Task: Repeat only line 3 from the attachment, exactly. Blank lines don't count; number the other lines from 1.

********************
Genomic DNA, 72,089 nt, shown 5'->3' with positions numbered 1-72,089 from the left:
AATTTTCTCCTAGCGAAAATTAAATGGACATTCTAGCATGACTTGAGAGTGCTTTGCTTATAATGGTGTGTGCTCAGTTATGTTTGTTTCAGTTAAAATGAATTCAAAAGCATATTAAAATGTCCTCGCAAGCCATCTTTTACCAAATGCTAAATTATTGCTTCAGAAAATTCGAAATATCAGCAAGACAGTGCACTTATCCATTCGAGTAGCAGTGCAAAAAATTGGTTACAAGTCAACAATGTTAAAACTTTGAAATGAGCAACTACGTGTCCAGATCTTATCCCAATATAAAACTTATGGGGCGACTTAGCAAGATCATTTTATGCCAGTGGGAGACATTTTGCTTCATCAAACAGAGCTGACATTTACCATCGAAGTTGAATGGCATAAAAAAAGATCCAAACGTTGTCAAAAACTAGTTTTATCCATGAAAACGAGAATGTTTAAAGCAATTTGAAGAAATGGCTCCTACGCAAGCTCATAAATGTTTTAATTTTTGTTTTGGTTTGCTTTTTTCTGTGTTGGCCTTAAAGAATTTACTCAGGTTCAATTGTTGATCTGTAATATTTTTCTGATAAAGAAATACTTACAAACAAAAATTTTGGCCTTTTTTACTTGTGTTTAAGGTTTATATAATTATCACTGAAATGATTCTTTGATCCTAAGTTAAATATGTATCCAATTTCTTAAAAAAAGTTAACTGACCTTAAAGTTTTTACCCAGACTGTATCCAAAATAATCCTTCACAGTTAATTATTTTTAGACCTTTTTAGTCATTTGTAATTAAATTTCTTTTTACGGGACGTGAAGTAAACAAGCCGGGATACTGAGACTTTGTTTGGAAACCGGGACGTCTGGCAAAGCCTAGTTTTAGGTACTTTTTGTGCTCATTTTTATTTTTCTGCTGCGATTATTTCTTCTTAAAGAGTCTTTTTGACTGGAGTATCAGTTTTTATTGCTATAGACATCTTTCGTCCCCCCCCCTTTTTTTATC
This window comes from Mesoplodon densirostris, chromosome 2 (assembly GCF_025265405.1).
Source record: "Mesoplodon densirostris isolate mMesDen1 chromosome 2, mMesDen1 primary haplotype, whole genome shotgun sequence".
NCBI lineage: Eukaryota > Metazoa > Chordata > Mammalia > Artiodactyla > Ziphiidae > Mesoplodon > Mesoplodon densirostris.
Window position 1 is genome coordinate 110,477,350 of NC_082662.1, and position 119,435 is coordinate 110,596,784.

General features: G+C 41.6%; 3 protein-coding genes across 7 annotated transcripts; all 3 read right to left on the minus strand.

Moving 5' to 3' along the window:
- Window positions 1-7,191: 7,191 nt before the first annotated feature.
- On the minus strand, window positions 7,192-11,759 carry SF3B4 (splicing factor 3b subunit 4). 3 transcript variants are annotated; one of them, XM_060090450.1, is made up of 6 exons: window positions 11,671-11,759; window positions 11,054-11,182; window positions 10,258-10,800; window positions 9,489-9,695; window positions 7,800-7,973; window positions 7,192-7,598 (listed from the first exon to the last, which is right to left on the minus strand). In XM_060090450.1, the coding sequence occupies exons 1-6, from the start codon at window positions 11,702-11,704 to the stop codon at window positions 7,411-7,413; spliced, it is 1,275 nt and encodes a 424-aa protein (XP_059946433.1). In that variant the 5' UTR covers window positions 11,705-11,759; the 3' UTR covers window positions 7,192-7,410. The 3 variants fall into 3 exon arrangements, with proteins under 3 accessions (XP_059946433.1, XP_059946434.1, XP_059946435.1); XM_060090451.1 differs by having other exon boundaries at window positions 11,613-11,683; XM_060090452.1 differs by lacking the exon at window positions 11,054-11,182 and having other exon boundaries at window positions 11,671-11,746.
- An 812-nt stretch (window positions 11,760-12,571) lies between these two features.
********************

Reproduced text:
This window comes from Mesoplodon densirostris, chromosome 2 (assembly GCF_025265405.1).